Every week has its own flavor of remarkable events, whether political or otherwise.
This week has been no exception, with 2 major speeches from our new President.
The address to a joint session of Congress was an unqualified success that served to inspire, define policy and set new goals and directions.
Of special note is that for the first time, the costs of war in Iraq and Afghanistan were actually included in the budget!
That is a very good start, because if we can't even understand our obligations, how can we possibly gain control over them?
On such a difficult and daunting subject, that President Obama was able to show such leadership bodes well for our country.
But, this is just the beginning and many battles remain to get from where we are to where we want to be.
Not the least of these battles will be over spending priorities, and resistance from Democrats will likely be every bit as strong as that coming from the Republicans.
I wish the President well in exerting more discipline in federal spending, because that is an area that legislators, bureaucrats and other power brokers will not easily give up control.
The President's address about the Iraq war at Camp LeJeune was yet another unqualified success that seemed to rally our troops in a way they must have been hungry to hear.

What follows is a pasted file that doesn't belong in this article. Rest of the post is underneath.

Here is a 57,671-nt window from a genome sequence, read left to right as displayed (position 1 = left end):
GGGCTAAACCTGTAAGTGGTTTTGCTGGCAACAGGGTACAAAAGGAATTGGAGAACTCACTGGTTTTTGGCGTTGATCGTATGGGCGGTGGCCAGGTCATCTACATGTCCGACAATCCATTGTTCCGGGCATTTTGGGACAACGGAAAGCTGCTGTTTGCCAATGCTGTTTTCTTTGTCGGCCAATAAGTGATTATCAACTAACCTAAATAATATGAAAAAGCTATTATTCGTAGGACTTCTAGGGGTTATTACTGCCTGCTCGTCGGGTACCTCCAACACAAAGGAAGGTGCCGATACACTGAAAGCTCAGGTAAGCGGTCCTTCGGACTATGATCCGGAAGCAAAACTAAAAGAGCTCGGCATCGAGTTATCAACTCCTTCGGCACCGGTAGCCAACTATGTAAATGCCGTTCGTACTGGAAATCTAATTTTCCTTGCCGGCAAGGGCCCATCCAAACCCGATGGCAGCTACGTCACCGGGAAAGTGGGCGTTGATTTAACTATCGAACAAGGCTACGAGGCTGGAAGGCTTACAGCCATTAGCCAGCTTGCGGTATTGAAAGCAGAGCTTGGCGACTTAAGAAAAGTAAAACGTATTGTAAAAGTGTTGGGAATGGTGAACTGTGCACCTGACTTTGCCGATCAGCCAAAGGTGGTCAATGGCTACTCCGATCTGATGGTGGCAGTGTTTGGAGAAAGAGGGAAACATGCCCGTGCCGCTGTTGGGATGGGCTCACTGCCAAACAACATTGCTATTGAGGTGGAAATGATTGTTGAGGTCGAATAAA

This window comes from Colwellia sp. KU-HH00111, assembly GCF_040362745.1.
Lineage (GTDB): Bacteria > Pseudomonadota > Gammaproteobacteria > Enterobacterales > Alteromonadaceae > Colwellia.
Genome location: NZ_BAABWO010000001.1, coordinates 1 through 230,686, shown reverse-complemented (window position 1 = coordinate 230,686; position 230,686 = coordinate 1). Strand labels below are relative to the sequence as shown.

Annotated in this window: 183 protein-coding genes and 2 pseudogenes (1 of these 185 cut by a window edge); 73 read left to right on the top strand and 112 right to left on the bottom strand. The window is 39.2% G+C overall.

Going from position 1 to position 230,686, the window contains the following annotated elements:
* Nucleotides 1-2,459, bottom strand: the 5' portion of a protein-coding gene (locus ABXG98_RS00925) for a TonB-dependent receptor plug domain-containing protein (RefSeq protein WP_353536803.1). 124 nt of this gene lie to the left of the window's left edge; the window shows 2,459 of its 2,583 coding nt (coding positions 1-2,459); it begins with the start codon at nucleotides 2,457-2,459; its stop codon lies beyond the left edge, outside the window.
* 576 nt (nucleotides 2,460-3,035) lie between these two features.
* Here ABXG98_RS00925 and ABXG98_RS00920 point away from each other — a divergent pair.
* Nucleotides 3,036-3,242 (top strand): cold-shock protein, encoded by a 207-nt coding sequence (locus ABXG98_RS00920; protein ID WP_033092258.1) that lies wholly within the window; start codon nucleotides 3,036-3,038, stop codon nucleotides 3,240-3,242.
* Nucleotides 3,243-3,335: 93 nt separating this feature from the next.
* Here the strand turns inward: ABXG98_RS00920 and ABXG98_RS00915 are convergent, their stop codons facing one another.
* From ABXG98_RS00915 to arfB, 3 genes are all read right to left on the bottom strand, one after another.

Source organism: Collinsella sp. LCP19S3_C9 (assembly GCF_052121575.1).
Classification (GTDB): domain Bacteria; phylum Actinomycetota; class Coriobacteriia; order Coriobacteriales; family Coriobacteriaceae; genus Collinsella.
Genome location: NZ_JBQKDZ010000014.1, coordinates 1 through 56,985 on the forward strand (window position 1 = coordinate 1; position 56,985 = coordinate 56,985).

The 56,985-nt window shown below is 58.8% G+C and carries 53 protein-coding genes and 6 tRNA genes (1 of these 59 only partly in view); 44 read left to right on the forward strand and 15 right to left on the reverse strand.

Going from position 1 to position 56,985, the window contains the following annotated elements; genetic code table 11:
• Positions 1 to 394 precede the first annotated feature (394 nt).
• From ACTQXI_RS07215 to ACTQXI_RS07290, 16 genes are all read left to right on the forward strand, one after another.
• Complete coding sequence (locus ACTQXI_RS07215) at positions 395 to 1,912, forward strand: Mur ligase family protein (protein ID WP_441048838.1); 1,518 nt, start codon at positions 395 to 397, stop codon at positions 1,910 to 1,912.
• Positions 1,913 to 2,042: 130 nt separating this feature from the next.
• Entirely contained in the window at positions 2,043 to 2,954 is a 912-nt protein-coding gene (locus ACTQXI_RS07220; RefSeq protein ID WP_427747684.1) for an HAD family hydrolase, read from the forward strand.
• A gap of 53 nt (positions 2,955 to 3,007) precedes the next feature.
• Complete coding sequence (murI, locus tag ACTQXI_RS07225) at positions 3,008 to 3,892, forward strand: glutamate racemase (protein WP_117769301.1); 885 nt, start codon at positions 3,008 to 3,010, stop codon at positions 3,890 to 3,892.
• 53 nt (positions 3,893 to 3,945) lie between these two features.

It seems that most Americans are quite willing to let our volunteer military personnel bear the complete brunt of brutal conflict and tough assignments.
Meantime, we take it for granted that all we need to do is let others do this hard job, while we continue to live lives of ease and pursuit of comfort.
Time will tell how these twin speeches become manifest in our national policy and influence our financial recovery, but they are a good start in the right direction.
Suffice to say, I took great pleasure in hearing our President's well-considered new direction, which most assuredly are ambitious but necessary.
A few years ago, the City sponsored a training course designed to help focus on and achieve worthwhile goals.
It was called the 'Systematic Development of Informed Consent', a course developed and taught by an older couple named Bleiker.
The lessons of this methodology are valuable, based as they are on real life examples.
Without going into too much detail, a simple, 4-step 'Bleiker Life Preserver' summarizes the essential parts of the method;
1. A serious problem exists which requires immediate action to address it.
2. It is our job to address this problem and bring it to satisfactory resolution as soon as practicable.
3. Our plans will be developed carefully and reasonably and then be presented clearly before implementation.
4. In developing these plans, we will listen to people's concerns, because we do care and value their input.
Pretty simple, huh?
Not necessarily, because no problem is ever easy to solve.
But, at least this method is an honest and inclusive one that enhances the chances of success to stated goals.
I think this is similar to the process being proposed by our President on matters of great national concern.
Let's all wish him well, whether we agree with every detail or not.
That is what it will take to extract ourselves from the gridlock we are in now.
There is only one way we can go from here, and that is up, so why not climb as high as possible?